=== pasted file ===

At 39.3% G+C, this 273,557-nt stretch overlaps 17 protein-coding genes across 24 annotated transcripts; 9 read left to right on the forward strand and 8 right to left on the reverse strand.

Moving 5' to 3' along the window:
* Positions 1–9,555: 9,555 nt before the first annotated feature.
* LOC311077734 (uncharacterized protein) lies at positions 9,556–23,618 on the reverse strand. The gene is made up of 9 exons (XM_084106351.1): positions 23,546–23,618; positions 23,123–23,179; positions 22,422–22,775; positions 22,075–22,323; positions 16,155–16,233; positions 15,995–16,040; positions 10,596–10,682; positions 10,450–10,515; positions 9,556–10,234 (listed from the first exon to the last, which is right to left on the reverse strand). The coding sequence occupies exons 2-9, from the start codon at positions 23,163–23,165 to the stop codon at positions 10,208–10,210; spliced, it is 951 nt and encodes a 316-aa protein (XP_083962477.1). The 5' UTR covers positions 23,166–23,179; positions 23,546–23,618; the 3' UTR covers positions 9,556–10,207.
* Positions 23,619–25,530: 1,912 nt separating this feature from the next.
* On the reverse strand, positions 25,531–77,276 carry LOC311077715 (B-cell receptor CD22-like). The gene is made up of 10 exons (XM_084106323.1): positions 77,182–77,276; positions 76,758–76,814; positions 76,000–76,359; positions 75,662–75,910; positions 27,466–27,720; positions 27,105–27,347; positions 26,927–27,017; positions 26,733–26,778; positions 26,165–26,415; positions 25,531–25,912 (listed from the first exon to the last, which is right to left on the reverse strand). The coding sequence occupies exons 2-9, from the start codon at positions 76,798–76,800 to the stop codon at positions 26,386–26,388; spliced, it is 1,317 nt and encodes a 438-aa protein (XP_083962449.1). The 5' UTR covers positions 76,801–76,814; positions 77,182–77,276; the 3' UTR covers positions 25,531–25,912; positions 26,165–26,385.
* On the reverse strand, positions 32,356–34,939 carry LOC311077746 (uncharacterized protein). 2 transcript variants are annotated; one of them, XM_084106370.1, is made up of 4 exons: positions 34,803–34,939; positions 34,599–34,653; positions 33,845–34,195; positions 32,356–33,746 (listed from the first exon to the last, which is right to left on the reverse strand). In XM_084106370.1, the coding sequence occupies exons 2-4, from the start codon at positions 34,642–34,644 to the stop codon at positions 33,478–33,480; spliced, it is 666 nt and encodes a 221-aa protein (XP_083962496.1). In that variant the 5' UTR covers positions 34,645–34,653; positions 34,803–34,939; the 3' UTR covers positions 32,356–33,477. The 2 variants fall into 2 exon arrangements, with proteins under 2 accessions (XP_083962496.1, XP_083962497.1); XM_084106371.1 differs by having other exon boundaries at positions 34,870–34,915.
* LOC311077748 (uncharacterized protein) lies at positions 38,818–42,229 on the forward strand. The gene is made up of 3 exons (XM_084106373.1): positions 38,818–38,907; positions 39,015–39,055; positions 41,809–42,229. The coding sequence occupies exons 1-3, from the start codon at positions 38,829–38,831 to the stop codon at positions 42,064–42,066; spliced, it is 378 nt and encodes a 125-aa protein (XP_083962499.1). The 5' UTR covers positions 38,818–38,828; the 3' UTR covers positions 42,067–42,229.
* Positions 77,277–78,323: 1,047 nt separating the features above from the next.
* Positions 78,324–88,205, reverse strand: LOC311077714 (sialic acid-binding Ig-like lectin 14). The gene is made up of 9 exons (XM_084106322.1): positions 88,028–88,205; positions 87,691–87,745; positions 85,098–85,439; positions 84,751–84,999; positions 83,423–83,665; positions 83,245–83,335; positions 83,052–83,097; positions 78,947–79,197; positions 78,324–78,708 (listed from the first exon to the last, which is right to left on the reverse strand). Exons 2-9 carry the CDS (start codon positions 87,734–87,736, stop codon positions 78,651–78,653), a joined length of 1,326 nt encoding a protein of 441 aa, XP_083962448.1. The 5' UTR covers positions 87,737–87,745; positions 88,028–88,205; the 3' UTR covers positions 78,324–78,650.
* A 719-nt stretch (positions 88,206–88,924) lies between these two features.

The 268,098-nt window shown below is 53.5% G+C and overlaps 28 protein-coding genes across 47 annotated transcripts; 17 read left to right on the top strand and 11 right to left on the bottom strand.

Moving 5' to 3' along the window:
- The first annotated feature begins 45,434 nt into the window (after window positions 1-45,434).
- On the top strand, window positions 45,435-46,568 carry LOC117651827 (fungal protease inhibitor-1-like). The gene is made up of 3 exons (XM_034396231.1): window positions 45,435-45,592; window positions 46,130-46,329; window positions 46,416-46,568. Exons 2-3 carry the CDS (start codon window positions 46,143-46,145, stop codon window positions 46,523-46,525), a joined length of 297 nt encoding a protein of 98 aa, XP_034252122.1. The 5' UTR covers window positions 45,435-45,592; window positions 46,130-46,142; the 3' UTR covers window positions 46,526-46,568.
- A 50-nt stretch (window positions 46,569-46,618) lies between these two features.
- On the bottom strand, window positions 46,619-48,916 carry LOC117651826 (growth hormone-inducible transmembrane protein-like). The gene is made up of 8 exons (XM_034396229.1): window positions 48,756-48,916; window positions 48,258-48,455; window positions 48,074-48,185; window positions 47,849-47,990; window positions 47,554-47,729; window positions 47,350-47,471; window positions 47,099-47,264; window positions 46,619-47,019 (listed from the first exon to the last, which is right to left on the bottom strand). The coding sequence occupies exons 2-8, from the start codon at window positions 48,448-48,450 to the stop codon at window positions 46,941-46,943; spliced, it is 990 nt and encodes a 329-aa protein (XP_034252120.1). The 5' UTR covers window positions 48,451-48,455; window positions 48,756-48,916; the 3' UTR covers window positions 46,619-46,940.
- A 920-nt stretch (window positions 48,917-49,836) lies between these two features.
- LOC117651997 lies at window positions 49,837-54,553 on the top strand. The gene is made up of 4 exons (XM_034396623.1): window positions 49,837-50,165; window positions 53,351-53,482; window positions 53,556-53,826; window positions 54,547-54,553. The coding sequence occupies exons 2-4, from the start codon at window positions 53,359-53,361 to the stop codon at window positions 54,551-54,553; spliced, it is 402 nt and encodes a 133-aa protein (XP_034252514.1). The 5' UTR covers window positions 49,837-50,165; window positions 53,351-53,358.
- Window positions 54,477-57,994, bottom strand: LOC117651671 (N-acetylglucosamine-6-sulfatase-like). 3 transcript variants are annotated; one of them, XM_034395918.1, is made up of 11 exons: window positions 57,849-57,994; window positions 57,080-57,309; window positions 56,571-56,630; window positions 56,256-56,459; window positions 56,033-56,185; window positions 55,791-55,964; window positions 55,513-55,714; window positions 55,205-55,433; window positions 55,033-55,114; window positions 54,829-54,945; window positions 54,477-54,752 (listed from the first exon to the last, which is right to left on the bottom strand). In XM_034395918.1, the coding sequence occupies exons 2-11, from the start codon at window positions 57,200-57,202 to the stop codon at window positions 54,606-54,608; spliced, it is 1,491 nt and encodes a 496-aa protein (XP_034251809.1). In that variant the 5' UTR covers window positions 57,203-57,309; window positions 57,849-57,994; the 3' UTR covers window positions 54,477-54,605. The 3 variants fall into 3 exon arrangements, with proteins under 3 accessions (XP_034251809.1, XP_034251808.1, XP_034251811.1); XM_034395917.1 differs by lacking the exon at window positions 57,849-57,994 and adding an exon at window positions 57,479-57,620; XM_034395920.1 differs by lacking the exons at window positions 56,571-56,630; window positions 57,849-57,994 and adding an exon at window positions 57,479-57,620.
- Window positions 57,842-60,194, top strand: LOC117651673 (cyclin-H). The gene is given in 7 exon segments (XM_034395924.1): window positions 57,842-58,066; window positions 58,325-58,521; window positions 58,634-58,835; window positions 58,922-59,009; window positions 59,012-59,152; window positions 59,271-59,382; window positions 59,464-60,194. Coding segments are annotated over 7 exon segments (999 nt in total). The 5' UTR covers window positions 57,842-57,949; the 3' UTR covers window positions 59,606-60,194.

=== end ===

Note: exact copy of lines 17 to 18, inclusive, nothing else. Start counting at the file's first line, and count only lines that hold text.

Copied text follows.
- On the bottom strand, window positions 46,619-48,916 carry LOC117651826 (growth hormone-inducible transmembrane protein-like). The gene is made up of 8 exons (XM_034396229.1): window positions 48,756-48,916; window positions 48,258-48,455; window positions 48,074-48,185; window positions 47,849-47,990; window positions 47,554-47,729; window positions 47,350-47,471; window positions 47,099-47,264; window positions 46,619-47,019 (listed from the first exon to the last, which is right to left on the bottom strand). The coding sequence occupies exons 2-8, from the start codon at window positions 48,448-48,450 to the stop codon at window positions 46,941-46,943; spliced, it is 990 nt and encodes a 329-aa protein (XP_034252120.1). The 5' UTR covers window positions 48,451-48,455; window positions 48,756-48,916; the 3' UTR covers window positions 46,619-46,940.
- A 920-nt stretch (window positions 48,917-49,836) lies between these two features.